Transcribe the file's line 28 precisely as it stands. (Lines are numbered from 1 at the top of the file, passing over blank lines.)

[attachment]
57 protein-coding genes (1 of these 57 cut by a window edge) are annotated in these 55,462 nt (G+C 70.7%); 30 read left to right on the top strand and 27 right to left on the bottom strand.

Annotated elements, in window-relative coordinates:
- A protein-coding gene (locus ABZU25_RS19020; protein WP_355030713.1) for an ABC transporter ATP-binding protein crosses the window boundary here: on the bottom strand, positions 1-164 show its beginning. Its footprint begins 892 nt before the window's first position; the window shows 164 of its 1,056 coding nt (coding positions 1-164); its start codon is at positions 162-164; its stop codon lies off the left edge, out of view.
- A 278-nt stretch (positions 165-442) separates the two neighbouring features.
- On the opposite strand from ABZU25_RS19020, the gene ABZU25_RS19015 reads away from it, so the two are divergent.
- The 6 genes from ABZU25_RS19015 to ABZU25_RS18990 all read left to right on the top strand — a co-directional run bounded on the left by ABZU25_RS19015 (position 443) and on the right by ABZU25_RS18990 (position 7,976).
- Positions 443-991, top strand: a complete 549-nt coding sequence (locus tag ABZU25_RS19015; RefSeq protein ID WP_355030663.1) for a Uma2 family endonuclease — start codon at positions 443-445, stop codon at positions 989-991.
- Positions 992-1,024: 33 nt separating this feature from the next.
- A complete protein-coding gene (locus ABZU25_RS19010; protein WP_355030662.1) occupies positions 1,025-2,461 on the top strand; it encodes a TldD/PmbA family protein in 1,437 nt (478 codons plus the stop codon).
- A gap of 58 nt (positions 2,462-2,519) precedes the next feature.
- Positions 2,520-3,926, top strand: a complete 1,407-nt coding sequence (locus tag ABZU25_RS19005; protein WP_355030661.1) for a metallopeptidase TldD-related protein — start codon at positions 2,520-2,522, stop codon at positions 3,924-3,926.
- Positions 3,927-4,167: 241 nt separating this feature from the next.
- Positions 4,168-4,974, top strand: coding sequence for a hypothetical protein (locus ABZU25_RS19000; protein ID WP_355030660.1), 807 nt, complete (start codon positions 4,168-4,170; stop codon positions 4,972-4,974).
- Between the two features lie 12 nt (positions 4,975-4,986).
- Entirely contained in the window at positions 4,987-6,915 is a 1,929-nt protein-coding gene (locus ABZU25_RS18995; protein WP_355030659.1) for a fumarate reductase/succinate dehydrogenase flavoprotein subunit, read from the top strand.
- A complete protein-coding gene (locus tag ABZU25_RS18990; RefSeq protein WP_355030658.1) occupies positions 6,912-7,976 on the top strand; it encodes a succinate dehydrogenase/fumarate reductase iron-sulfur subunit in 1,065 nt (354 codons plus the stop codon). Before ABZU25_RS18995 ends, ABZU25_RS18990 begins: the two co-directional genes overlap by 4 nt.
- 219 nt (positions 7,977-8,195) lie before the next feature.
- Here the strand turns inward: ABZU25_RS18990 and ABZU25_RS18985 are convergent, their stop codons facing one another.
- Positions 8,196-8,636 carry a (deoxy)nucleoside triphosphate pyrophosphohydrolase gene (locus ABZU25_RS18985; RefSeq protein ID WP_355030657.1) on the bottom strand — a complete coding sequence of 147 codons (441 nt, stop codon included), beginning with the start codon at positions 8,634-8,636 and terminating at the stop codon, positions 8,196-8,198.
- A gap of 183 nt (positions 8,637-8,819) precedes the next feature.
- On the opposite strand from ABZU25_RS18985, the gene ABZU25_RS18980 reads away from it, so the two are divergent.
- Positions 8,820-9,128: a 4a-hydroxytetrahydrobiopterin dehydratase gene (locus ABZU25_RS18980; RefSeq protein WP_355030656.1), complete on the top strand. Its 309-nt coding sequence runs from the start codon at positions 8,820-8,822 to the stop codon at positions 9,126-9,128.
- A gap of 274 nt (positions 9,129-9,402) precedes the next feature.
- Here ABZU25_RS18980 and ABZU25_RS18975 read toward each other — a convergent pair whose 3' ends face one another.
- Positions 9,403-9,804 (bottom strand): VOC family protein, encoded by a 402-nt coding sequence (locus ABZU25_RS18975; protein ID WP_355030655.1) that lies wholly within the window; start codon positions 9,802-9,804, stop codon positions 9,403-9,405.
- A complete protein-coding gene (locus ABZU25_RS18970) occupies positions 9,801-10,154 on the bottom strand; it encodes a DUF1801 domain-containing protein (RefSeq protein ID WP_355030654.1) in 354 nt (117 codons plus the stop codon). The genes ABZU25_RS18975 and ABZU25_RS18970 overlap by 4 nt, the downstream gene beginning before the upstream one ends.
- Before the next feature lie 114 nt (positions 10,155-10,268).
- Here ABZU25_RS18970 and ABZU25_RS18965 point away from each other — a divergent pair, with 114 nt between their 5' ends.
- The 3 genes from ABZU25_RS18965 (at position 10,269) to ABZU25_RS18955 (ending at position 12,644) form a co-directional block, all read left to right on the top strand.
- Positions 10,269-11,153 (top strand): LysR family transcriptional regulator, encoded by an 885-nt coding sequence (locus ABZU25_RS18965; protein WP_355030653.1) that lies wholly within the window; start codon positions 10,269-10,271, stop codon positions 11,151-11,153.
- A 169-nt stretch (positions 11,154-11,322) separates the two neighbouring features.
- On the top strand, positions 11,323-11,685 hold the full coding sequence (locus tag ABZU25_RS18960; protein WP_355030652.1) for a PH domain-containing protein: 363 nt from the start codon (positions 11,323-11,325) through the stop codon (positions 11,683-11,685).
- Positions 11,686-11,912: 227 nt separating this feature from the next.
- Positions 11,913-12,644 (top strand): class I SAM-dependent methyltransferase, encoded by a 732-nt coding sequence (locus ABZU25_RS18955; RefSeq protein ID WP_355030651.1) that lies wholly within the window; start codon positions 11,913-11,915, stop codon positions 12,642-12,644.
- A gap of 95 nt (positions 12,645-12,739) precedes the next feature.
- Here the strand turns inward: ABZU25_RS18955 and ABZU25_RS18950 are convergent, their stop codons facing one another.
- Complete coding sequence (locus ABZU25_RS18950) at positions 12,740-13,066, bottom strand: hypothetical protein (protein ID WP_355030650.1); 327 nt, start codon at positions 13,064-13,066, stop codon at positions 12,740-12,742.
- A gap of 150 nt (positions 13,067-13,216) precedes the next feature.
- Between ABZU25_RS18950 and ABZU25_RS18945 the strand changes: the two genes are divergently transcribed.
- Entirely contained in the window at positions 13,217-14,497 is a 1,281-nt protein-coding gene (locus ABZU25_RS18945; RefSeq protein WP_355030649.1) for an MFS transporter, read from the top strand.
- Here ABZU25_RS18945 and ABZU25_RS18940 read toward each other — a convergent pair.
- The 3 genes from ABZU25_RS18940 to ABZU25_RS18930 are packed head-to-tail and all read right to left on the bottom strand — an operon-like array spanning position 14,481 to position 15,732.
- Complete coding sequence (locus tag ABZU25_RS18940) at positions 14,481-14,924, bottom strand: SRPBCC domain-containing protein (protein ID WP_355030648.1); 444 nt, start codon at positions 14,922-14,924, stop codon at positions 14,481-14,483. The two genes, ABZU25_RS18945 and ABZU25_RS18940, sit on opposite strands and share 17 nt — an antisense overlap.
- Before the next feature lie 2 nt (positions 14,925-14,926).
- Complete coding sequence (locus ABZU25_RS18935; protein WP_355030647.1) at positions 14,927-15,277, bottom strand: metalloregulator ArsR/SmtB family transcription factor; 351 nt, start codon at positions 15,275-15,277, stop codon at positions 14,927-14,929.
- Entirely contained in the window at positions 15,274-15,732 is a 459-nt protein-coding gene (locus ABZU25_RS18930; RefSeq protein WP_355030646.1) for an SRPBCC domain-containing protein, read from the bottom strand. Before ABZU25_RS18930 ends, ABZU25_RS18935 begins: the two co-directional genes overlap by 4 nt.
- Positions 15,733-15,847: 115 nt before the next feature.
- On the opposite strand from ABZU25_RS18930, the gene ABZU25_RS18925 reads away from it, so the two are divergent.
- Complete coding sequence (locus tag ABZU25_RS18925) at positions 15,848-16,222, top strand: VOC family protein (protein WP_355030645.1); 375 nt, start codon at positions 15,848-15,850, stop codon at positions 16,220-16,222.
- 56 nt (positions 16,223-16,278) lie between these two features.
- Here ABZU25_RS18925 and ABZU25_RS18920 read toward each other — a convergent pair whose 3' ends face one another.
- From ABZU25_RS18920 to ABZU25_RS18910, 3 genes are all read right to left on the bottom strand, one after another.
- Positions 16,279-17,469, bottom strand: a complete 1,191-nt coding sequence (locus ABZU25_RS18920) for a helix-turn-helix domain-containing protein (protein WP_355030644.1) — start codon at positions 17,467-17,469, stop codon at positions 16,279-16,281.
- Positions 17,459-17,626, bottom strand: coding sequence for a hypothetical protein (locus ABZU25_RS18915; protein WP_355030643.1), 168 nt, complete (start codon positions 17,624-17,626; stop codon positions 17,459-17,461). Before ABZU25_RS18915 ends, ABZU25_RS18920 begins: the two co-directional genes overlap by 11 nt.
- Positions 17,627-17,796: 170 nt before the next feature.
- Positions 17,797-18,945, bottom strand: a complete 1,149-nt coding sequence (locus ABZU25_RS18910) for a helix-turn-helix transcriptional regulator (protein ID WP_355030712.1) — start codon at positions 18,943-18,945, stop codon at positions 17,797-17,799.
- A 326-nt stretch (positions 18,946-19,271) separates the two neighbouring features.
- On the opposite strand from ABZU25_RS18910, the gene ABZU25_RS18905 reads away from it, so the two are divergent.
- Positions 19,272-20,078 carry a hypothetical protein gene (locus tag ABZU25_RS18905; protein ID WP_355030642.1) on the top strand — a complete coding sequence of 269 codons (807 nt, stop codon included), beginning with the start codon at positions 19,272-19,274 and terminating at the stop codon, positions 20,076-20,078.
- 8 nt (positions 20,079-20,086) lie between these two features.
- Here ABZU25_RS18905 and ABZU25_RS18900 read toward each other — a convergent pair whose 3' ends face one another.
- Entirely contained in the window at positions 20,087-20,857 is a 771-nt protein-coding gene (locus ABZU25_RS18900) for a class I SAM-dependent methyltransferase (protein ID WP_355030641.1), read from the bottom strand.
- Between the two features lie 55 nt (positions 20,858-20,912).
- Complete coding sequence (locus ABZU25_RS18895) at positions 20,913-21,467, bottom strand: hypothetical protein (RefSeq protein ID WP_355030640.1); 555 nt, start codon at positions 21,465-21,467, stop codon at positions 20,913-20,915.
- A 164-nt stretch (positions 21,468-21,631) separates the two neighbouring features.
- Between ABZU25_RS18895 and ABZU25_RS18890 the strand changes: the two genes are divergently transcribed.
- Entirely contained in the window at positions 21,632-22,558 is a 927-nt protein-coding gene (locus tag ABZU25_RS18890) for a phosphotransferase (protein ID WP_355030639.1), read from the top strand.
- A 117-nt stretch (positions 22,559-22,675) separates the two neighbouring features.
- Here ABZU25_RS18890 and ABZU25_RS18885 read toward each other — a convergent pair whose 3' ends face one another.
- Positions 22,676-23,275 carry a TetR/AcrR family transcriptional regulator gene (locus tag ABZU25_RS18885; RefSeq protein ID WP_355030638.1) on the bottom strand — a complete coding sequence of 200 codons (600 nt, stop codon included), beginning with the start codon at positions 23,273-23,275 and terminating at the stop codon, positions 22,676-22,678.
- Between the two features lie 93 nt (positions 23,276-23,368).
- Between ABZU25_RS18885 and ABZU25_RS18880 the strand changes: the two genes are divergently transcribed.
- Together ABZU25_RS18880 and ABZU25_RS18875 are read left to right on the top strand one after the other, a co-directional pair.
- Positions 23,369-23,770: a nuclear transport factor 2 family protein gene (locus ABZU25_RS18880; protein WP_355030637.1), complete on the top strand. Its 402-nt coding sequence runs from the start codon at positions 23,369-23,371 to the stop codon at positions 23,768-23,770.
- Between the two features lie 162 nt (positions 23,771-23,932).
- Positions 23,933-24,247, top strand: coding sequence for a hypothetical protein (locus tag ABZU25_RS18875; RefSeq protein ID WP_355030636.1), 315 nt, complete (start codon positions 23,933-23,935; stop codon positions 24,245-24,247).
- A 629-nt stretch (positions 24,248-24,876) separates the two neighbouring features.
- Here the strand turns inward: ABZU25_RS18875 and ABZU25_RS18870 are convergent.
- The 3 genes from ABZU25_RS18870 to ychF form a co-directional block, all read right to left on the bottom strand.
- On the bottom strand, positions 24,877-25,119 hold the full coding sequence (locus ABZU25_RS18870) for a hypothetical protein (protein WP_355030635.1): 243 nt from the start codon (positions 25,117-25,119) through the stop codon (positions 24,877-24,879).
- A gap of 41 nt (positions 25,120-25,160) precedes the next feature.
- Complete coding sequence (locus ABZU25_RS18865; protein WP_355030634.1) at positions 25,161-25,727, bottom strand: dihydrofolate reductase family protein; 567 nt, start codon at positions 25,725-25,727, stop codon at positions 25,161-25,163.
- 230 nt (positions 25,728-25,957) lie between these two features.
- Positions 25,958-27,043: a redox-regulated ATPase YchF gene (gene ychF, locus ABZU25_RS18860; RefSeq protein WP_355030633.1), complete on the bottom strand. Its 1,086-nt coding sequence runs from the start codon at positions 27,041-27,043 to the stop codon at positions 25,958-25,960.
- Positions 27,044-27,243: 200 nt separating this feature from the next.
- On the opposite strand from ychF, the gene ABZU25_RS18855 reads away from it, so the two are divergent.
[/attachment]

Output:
- Here ABZU25_RS18970 and ABZU25_RS18965 point away from each other — a divergent pair, with 114 nt between their 5' ends.